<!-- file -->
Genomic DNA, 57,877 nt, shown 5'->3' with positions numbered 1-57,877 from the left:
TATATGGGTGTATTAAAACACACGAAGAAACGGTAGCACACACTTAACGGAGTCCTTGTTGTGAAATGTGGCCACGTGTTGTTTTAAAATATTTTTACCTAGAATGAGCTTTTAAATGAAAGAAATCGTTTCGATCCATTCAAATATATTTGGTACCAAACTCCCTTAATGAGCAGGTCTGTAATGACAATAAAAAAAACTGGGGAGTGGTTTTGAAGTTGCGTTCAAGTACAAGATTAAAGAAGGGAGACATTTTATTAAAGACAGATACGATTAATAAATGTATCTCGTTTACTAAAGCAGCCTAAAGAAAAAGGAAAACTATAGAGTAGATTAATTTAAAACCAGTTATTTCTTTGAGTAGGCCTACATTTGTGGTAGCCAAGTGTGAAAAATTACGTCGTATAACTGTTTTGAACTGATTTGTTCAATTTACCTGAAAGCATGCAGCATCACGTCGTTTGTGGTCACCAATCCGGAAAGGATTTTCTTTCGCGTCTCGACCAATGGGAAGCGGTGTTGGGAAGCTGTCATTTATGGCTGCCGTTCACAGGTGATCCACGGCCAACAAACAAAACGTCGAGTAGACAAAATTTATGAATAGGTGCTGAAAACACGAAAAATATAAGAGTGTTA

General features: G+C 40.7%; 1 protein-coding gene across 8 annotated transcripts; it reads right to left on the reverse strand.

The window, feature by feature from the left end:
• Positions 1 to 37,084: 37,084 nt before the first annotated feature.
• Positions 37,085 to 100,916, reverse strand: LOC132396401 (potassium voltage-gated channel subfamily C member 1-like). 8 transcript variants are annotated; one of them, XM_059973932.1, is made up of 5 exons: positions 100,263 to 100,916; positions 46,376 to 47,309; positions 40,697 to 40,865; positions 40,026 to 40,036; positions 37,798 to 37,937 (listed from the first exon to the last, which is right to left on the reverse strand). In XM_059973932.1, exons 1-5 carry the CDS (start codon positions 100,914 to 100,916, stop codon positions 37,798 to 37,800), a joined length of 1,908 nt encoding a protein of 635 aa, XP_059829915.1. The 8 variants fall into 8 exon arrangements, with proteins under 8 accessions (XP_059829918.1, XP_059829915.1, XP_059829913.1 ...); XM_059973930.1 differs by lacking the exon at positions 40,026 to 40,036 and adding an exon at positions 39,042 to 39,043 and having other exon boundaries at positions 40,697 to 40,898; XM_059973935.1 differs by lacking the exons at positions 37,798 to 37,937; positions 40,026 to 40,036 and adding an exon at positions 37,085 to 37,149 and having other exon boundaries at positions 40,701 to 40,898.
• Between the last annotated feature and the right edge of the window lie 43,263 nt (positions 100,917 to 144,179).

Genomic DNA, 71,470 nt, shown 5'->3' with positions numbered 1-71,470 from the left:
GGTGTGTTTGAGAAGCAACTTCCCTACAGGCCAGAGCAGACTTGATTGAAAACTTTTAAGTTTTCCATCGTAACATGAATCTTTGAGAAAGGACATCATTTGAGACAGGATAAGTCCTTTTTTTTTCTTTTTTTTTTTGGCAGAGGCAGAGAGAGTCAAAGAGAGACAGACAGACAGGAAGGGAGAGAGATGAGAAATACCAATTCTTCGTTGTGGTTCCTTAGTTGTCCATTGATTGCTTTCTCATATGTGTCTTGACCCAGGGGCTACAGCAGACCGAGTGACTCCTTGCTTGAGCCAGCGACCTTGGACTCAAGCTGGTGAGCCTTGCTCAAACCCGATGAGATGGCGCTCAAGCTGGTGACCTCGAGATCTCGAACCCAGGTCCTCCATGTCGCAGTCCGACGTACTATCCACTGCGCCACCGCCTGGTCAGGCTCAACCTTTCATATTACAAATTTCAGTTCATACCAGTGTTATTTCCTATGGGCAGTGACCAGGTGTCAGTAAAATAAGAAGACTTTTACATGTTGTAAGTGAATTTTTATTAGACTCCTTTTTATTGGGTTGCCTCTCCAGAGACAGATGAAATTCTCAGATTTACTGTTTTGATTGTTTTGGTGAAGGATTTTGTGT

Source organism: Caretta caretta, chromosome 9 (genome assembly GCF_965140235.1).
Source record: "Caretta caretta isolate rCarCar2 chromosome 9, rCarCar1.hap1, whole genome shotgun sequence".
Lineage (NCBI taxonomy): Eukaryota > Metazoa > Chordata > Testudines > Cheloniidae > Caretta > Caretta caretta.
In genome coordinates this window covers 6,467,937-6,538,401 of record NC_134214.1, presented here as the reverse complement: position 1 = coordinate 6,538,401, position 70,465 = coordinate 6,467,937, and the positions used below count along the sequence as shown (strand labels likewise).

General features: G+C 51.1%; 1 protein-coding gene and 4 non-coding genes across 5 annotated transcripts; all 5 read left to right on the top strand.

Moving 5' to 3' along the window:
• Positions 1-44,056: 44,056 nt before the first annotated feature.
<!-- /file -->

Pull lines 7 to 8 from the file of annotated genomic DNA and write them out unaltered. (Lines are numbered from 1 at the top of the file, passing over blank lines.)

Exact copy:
• Between the last annotated feature and the right edge of the window lie 43,263 nt (positions 100,917 to 144,179).

Genomic DNA, 71,470 nt, shown 5'->3' with positions numbered 1-71,470 from the left: